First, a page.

Wednesday, November 20, 2013

Hot Squash

Hot Squash, is my other pumpkin beer, a savory pumpkin ale. This is my second beer that I brewed with my own unique recipe. Christian, at BrewCamp, helped recommend which malts would go best with this type of ale.

My homemade sweet-potato curry mash. I love sweet-potatoes and one of my favorite ways to cook and eat them is mashed. I usually bake sliced sweet-potatoes with a bit of coconut oil and crushed fresh pepper. When they are soft and edges are crisp I puree them in my Cuisinart with sweet and hot curries, yum! I wanted to take these flavors and translate them into a pumpkin beer. A savory pumpkin beer that isn't too sweet and has some spicy kick.
I'm a big fan of spices and I think fresh is the best. One of my favorite spice shops is The Spice House in Old Town. They have a great selection and helpful staff. The majority of my dried spices are from this store. However, I've just discovered another great spice shop that opened earlier this year in my neighborhood, it's called Savory Spice Shop. I'm sure I'll be venturing there soon to spice up some of my winter stouts.  

Lessons Learned:
After brewing with chunky fruits and oily nuts, this beer was a breeze and made my kitchen smell like a warm and toasty Indian restaurant, yum! I would definitely make this beer again.
  • Extract: Golden Light
  • Malts: Caramel and Rye
  • Hops: New Zealand Pacific Jade & UK First Gold
  • Yeast: Belle Saison Yeast
  • (2) 15 oz cans of organic sweet-potato puree
  • (1) 29oz can of puree pure pumpkin (do not use pumpkin pie mix)
  • Various spices to enhance the pumpkin pie flavor with a kick
    (fresh ginger, cinnamon sticks, cloves, nutmeg, sweet and hot curries)

Final Brew notes: Spicy pumpkin curry give this beer some heat and flavor, it would pair amazing with some Indian food like naan and palak paneer.

Hot Squash  |  Sweet-potato pumpkin curry ale  | ABV 6%

Monday, November 18, 2013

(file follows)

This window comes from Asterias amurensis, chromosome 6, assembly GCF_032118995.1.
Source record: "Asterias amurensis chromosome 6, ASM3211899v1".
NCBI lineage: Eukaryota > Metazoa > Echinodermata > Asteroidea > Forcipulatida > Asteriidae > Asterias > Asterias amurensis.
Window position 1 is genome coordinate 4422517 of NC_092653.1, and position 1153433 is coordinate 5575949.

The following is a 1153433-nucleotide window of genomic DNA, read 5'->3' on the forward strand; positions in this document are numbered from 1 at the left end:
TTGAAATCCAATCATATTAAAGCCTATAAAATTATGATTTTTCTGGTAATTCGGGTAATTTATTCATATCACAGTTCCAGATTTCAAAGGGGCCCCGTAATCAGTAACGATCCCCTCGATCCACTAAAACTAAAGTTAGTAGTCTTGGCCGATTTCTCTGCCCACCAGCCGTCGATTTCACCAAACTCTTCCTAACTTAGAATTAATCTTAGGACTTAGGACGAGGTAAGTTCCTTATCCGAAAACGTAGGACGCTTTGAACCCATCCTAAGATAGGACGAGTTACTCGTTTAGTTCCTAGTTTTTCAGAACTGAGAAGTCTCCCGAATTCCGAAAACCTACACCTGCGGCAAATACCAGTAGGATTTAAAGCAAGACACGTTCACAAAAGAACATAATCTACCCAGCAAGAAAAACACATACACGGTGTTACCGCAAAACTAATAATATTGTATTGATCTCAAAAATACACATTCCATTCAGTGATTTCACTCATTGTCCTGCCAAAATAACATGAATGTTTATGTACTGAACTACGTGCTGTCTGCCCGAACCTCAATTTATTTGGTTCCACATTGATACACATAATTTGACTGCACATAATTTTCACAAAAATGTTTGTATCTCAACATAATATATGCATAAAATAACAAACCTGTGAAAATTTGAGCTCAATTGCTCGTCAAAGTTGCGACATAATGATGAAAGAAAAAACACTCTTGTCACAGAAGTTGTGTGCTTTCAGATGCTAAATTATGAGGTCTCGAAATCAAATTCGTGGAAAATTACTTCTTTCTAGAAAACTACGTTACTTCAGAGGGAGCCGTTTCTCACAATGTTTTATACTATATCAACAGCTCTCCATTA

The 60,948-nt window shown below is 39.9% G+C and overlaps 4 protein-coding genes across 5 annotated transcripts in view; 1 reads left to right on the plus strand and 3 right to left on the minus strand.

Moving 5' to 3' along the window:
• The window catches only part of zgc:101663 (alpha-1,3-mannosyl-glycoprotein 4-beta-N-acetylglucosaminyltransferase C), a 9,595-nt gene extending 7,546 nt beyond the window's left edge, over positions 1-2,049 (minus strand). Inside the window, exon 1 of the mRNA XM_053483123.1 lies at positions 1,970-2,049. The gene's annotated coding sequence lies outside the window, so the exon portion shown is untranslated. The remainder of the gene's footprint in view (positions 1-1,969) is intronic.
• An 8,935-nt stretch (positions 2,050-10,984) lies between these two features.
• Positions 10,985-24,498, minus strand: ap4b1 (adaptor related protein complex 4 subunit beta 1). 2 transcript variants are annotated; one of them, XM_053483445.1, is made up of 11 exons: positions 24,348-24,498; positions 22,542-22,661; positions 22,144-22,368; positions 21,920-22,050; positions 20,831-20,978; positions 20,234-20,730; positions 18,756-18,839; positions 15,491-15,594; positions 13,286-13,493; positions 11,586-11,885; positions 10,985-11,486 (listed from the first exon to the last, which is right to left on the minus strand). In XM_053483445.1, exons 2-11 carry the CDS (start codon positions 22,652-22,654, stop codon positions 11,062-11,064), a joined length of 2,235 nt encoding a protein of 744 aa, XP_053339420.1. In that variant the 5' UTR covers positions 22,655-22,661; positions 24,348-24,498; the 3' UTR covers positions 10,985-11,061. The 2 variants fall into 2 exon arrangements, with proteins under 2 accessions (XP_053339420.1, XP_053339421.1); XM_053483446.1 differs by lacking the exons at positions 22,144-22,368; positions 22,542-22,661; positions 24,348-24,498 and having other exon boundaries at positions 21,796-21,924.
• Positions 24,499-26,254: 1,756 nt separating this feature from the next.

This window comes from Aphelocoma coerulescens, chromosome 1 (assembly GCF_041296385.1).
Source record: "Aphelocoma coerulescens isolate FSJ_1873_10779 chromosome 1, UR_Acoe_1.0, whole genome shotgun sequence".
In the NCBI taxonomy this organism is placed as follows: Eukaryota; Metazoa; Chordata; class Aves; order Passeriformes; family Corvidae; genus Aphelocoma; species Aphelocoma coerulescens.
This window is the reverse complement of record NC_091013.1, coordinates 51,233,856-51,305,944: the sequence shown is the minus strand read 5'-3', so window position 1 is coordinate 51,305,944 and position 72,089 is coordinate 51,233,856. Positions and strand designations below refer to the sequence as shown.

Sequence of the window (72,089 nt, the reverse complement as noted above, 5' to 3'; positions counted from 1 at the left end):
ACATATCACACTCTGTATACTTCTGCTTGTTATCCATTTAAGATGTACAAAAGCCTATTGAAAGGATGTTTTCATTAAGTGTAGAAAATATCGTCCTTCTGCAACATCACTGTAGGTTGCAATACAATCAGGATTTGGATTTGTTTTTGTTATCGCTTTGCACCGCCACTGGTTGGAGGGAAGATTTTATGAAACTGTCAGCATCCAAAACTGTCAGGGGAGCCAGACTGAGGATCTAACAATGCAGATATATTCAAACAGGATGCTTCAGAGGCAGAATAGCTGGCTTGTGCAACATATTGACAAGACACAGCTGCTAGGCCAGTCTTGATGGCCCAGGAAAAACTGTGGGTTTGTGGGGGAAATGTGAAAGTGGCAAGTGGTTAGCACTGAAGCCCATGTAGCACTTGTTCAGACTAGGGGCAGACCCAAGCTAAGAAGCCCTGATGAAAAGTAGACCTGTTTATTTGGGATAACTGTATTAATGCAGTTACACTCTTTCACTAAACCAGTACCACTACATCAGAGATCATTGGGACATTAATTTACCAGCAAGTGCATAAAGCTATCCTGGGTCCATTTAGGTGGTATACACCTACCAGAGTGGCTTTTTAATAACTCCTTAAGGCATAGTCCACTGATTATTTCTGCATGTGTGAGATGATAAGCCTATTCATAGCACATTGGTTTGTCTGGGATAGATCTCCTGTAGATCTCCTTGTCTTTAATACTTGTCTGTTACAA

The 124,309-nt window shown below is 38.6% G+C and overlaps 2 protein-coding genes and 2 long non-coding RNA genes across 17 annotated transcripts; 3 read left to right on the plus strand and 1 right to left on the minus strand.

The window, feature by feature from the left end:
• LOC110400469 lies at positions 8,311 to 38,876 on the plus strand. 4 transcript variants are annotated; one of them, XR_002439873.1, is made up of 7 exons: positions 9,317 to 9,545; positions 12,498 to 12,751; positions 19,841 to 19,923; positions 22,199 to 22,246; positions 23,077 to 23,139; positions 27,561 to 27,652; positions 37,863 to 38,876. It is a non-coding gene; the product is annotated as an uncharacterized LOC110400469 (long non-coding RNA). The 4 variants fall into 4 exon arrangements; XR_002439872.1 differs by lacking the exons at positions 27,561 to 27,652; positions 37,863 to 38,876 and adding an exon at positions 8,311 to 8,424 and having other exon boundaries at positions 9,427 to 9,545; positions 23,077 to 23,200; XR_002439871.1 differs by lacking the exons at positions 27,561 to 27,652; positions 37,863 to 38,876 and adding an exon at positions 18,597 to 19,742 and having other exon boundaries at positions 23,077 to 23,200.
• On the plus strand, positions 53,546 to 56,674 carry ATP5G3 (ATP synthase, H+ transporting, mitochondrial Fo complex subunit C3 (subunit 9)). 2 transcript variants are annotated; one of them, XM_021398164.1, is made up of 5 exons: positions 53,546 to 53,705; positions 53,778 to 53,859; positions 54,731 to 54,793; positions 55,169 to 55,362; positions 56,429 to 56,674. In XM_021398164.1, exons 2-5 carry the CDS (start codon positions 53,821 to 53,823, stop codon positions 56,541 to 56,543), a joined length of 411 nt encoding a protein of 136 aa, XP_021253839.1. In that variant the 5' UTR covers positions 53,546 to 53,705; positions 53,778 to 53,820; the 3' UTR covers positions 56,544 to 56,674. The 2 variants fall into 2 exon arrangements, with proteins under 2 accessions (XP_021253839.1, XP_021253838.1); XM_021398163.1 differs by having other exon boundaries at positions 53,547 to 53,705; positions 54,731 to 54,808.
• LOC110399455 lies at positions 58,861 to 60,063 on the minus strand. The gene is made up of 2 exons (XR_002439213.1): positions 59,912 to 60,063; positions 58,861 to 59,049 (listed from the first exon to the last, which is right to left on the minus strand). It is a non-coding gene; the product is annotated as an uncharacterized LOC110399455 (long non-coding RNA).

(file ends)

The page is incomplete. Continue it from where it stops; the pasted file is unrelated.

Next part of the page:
Cheers to Hossa, who takes home a Silver!

I entered my first home brew competition this past weekend at Red Star Bar, in the Lincoln Park Whole Foods, and Oh So Hossa took home Silver! (that's fancy for second place)

The competition was open to Belgian inspired home-brewed beers, in partnership with Vanberg & DeWulf who was celebrating it's Anniversary Coast to Coast Toast! I entered 3 beers of mine, all under the same BJCP category (16E. Belgian Specialty Ale).

All of the judges were certified BJCP judges, including one brewer/owner from Chicago's very own Ale Syndicate; The founder of Ommegang Brewery, Don Feinberg, who is also the owner of Vanberg & DeWulf beer import company; along with a few other accomplished award winning home-brewers, including Cesar Marron, who recently just won the 2013 Sam Adams Long Shot Competition.

I was able to talk to the judges after and collect their judging notes on my beers to gain insight and feedback from brewing professionals. It was very educational, considering I got into home brewing to create really innovative flavors. I learned when it comes to competitions and categorizing beers, it is very systematic and beers have to have specific characteristics to be able to define it's beer style and gauge it's quality, taste, appearance, aroma, and overall mouth-feel against other beers within it's category. This is how you establish if a beer is good and true to it's beer style.